[Commentary by Tacitus]
Located on the north side of Main Street near its intersection with Division Street, a sign that briefly describes the military record of General John Henry Winder (1800-1865) – West Point, for starters, followed by service in both the U.S. army and the Confederate States army – states near the bottom “Maryland Civil War Centennial Commission,” the organization that caused the marker to be created some 50+ years ago. That organization was formed by the Maryland Legislature back then to memorialize and thereby preserve local aspects of a conflict that many then and now regard as a dispute over the right of states to secede from the Union, which at the time was an unsettled matter not addressed in the U.S. Constitution. Liberals view it as a war to free the slaves, which is an erroneous notion.
That Commission, whose Honorary Chairman was then Governor J. Millard Tawes (of Somerset County), was composed of a number of persons of various backgrounds and views, including former Governor Lane and then U.S. Sen. Charles Mathias. Its Chairman, George Radcliffe, a former U.S. Senator, was from Dorchester County.
As pointed out in Gov. Tawes’ statement in the Commission’s publication, Maryland Remembers, its members sought “to pay tribute to the persons who during the Civil War tried to do their duty as they saw fit.” He also observed that the members “have wisely not attempted to decide who was right and who was wrong … nor to settle other controversial issues.” In short, they wanted to preserve in its entirety a significant chapter of our national history, not just a certain select portion thereof.
That wisdom has now disappeared with the emergence of political opportunists and firebrands who seek to destroy by eradication the part of history they find offensive. Almost daily ancient structures are being demolished by radical Islamic cadres, and that same aggressive and sanctimonious political and cultural correctness has become extent in the United States, where memorials to Confederate figures are being removed from public view and genuine free speech is no longer tolerated and often suppressed, sometimes with violence, on many if not most college campuses and elsewhere.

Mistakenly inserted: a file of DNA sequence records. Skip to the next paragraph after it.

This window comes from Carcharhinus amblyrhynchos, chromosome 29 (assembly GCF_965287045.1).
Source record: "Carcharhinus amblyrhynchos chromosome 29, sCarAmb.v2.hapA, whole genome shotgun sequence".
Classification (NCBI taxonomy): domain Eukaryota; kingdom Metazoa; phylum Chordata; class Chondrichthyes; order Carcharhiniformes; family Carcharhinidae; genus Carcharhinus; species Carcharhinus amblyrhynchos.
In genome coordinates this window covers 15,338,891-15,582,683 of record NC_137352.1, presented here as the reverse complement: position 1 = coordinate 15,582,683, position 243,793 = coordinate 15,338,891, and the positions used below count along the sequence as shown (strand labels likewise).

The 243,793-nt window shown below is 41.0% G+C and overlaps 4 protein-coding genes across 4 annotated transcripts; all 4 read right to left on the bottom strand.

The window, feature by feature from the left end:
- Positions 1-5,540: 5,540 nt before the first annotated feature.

Wicomico County has seen the emergence of self-styled progressive liberal elites that harken to the likes of Bernie Sanders and Elizabeth Warren, fomented by so-called local leaders like Jake Day, James Ireton and militants such as Black Lives Matter and its collaborators. Their latest (?) target of opportunity is the historical marker on the courthouse lawn that was created by fair-minded citizens of an earlier time.
The mainstream media reports the nefarious conduct and goals of the current mob and its misfits as if they were essential defenders of democracy. Is it any wonder that the United States is now nearly as polarized as during the Civil War?
Thanks to independent online fora, such as this blog, the moderate voices of reason can still be heard. We must and will prevail over the strident, odious minority whose personal prejudices and animosity are seemingly boundless. A recent episode that demonstrates the power of the people to resist the rabble-rousers and their misguided followers is the decision by Talbot County to maintain the memorial to its citizens who fought for the Confederacy, known as the “Talbot Boys,” on the courthouse lawn in Easton.
Now the rabble-rousers have shifted focus to Salisbury.